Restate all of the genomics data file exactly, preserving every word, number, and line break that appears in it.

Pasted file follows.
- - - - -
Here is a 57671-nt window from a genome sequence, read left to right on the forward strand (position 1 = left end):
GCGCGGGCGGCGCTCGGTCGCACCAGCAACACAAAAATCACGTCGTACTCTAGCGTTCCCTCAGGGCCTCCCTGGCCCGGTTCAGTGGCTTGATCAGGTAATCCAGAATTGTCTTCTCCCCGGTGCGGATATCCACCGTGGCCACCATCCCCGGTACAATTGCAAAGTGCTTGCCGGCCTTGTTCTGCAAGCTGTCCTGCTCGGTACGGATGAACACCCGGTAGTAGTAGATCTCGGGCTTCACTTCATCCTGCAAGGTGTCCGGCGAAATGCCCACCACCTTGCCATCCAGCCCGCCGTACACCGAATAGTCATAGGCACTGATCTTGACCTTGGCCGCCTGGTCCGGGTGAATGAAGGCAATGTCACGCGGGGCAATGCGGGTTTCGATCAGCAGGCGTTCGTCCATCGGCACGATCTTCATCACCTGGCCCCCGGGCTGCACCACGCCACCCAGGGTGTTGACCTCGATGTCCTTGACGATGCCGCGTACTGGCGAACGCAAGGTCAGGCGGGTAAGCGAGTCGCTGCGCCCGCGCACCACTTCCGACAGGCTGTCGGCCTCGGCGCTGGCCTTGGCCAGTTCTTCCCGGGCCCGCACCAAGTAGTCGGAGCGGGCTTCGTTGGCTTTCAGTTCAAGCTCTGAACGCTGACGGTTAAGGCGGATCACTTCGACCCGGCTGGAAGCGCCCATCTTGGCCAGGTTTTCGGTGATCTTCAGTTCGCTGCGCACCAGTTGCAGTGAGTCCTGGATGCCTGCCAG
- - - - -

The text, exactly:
Here is a 57671-nt window from a genome sequence, read left to right on the forward strand (position 1 = left end):
GCGCGGGCGGCGCTCGGTCGCACCAGCAACACAAAAATCACGTCGTACTCTAGCGTTCCCTCAGGGCCTCCCTGGCCCGGTTCAGTGGCTTGATCAGGTAATCCAGAATTGTCTTCTCCCCGGTGCGGATATCCACCGTGGCCACCATCCCCGGTACAATTGCAAAGTGCTTGCCGGCCTTGTTCTGCAAGCTGTCCTGCTCGGTACGGATGAACACCCGGTAGTAGTAGATCTCGGGCTTCACTTCATCCTGCAAGGTGTCCGGCGAAATGCCCACCACCTTGCCATCCAGCCCGCCGTACACCGAATAGTCATAGGCACTGATCTTGACCTTGGCCGCCTGGTCCGGGTGAATGAAGGCAATGTCACGCGGGGCAATGCGGGTTTCGATCAGCAGGCGTTCGTCCATCGGCACGATCTTCATCACCTGGCCCCCGGGCTGCACCACGCCACCCAGGGTGTTGACCTCGATGTCCTTGACGATGCCGCGTACTGGCGAACGCAAGGTCAGGCGGGTAAGCGAGTCGCTGCGCCCGCGCACCACTTCCGACAGGCTGTCGGCCTCGGCGCTGGCCTTGGCCAGTTCTTCCCGGGCCCGCACCAAGTAGTCGGAGCGGGCTTCGTTGGCTTTCAGTTCAAGCTCTGAACGCTGACGGTTAAGGCGGATCACTTCGACCCGGCTGGAAGCGCCCATCTTGGCCAGGTTTTCGGTGATCTTCAGTTCGCTGCGCACCAGTTGCAGTGAGTCCTGGATGCCTGCCAG